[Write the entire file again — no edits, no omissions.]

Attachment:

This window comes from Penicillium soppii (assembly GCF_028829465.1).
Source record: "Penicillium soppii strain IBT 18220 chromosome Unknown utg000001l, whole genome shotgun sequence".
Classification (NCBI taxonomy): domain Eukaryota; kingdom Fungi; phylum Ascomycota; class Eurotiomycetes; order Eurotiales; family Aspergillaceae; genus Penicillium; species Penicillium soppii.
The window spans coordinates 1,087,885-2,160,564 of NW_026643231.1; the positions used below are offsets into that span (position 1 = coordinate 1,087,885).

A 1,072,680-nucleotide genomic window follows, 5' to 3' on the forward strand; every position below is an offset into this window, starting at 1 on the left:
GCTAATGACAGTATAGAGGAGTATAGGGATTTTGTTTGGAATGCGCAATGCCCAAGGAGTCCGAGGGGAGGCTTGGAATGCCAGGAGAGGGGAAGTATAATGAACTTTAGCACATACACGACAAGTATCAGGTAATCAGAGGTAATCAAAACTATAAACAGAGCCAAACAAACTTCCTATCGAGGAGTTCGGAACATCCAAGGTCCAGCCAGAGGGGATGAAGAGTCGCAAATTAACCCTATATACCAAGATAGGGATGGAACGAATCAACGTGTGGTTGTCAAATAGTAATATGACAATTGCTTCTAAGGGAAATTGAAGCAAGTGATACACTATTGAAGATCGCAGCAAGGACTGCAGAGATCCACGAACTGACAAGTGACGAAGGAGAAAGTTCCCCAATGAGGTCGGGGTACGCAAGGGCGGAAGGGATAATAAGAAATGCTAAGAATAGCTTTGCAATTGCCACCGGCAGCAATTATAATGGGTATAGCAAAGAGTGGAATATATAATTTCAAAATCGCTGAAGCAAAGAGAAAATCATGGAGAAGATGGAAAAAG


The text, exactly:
This window comes from Penicillium soppii (assembly GCF_028829465.1).
Source record: "Penicillium soppii strain IBT 18220 chromosome Unknown utg000001l, whole genome shotgun sequence".
Classification (NCBI taxonomy): domain Eukaryota; kingdom Fungi; phylum Ascomycota; class Eurotiomycetes; order Eurotiales; family Aspergillaceae; genus Penicillium; species Penicillium soppii.
The window spans coordinates 1,087,885-2,160,564 of NW_026643231.1; the positions used below are offsets into that span (position 1 = coordinate 1,087,885).

A 1,072,680-nucleotide genomic window follows, 5' to 3' on the forward strand; every position below is an offset into this window, starting at 1 on the left:
GCTAATGACAGTATAGAGGAGTATAGGGATTTTGTTTGGAATGCGCAATGCCCAAGGAGTCCGAGGGGAGGCTTGGAATGCCAGGAGAGGGGAAGTATAATGAACTTTAGCACATACACGACAAGTATCAGGTAATCAGAGGTAATCAAAACTATAAACAGAGCCAAACAAACTTCCTATCGAGGAGTTCGGAACATCCAAGGTCCAGCCAGAGGGGATGAAGAGTCGCAAATTAACCCTATATACCAAGATAGGGATGGAACGAATCAACGTGTGGTTGTCAAATAGTAATATGACAATTGCTTCTAAGGGAAATTGAAGCAAGTGATACACTATTGAAGATCGCAGCAAGGACTGCAGAGATCCACGAACTGACAAGTGACGAAGGAGAAAGTTCCCCAATGAGGTCGGGGTACGCAAGGGCGGAAGGGATAATAAGAAATGCTAAGAATAGCTTTGCAATTGCCACCGGCAGCAATTATAATGGGTATAGCAAAGAGTGGAATATATAATTTCAAAATCGCTGAAGCAAAGAGAAAATCATGGAGAAGATGGAAAAAG